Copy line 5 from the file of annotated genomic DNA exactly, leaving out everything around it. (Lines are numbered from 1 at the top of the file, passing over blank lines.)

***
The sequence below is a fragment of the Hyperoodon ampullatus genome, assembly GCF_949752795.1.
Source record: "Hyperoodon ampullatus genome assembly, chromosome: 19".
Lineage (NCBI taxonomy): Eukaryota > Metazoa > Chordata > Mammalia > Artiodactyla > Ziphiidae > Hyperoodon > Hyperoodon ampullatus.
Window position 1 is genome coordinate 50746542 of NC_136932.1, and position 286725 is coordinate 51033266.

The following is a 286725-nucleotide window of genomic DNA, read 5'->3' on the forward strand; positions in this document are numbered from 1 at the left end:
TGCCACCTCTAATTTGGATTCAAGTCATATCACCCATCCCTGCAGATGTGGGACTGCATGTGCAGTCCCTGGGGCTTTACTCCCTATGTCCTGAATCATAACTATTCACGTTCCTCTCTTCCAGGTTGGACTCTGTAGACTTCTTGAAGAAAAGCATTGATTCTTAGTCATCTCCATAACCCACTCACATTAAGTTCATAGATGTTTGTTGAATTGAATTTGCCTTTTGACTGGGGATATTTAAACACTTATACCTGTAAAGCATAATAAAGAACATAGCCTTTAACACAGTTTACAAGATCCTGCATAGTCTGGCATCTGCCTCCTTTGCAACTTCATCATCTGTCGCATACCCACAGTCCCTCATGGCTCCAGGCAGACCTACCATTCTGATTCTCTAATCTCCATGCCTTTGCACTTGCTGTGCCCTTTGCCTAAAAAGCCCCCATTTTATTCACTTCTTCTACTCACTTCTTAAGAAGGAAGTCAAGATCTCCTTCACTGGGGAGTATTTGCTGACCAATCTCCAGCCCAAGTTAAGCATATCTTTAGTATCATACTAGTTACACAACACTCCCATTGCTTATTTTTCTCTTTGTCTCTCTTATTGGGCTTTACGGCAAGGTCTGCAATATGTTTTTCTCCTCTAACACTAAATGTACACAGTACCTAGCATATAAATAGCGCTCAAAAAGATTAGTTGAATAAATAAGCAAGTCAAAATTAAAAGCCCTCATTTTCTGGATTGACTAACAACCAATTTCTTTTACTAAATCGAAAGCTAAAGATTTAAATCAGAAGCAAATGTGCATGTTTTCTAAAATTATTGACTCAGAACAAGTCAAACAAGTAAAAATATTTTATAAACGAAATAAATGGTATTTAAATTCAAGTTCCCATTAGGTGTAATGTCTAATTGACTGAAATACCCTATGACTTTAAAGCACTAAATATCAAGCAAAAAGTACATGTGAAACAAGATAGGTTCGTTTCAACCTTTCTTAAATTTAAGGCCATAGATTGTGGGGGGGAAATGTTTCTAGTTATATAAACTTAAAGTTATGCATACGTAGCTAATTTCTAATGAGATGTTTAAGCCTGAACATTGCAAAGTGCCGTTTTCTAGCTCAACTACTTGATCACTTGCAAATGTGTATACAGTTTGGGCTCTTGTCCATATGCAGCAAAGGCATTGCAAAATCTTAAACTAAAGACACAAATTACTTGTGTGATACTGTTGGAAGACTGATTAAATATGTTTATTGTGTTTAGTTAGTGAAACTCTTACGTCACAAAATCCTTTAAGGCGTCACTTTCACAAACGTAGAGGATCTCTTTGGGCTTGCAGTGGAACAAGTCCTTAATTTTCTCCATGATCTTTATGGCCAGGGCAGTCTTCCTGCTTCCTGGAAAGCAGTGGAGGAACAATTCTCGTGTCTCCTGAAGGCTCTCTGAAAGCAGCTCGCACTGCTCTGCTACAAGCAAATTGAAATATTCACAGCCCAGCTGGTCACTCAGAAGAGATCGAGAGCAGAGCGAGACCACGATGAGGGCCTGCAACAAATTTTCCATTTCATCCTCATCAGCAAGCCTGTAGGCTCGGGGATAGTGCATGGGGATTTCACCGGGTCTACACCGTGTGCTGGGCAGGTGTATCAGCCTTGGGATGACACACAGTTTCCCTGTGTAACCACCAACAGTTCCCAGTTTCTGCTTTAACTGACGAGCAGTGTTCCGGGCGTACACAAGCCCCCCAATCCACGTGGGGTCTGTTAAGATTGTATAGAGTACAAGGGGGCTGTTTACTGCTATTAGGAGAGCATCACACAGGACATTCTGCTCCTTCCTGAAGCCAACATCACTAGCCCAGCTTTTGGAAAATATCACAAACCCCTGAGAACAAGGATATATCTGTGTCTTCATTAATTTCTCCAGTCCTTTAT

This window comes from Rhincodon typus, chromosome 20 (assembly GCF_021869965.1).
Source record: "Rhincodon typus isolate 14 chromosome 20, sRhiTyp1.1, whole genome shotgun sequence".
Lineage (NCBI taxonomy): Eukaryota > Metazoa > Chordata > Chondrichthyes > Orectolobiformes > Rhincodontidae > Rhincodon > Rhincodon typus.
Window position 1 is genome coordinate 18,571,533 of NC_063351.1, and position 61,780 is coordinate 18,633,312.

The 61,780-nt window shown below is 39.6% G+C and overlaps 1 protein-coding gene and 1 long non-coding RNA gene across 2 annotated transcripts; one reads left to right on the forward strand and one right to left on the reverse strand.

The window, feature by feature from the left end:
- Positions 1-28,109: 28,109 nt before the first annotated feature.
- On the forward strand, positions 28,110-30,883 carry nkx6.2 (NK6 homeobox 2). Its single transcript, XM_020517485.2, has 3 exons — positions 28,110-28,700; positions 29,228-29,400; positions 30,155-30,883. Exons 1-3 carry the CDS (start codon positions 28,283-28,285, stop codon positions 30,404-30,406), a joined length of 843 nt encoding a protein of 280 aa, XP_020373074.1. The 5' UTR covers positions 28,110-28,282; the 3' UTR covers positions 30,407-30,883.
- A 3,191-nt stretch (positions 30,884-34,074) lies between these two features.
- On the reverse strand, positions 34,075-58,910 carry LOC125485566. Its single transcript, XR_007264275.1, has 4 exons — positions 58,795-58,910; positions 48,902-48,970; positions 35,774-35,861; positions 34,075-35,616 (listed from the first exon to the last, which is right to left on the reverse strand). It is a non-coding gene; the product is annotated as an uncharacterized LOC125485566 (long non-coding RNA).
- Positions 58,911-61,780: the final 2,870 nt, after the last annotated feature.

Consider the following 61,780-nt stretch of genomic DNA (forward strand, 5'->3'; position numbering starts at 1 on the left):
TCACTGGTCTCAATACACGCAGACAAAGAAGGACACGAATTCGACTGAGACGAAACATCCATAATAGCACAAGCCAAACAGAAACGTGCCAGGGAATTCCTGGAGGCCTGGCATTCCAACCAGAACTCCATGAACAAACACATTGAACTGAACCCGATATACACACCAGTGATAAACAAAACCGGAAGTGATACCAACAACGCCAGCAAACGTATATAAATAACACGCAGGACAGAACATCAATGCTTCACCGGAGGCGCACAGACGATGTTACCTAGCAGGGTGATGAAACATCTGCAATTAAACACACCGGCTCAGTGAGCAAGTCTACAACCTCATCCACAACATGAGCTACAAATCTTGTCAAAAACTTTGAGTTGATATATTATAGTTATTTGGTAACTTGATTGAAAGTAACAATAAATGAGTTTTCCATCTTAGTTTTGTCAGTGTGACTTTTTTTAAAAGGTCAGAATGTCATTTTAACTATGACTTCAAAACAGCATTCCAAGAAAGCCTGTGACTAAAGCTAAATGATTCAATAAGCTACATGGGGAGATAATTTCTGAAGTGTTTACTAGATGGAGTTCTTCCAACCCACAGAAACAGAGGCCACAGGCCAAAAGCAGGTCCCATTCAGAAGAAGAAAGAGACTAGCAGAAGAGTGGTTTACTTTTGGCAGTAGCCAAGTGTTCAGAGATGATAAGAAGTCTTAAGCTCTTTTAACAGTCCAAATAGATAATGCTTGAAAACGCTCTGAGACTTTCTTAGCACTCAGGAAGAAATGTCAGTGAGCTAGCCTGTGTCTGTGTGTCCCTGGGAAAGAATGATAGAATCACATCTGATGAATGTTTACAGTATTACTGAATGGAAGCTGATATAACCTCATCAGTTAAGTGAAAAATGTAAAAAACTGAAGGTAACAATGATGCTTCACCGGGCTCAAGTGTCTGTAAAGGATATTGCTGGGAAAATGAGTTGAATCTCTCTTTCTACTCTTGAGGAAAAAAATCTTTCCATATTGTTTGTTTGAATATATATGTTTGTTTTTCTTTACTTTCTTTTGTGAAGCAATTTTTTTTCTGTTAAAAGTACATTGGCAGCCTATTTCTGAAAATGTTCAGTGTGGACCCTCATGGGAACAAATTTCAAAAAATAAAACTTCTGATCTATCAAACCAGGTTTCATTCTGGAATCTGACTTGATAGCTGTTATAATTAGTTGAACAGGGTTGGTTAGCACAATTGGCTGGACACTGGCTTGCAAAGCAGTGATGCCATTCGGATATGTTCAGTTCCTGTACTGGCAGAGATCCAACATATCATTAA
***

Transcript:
The following is a 286725-nucleotide window of genomic DNA, read 5'->3' on the forward strand; positions in this document are numbered from 1 at the left end: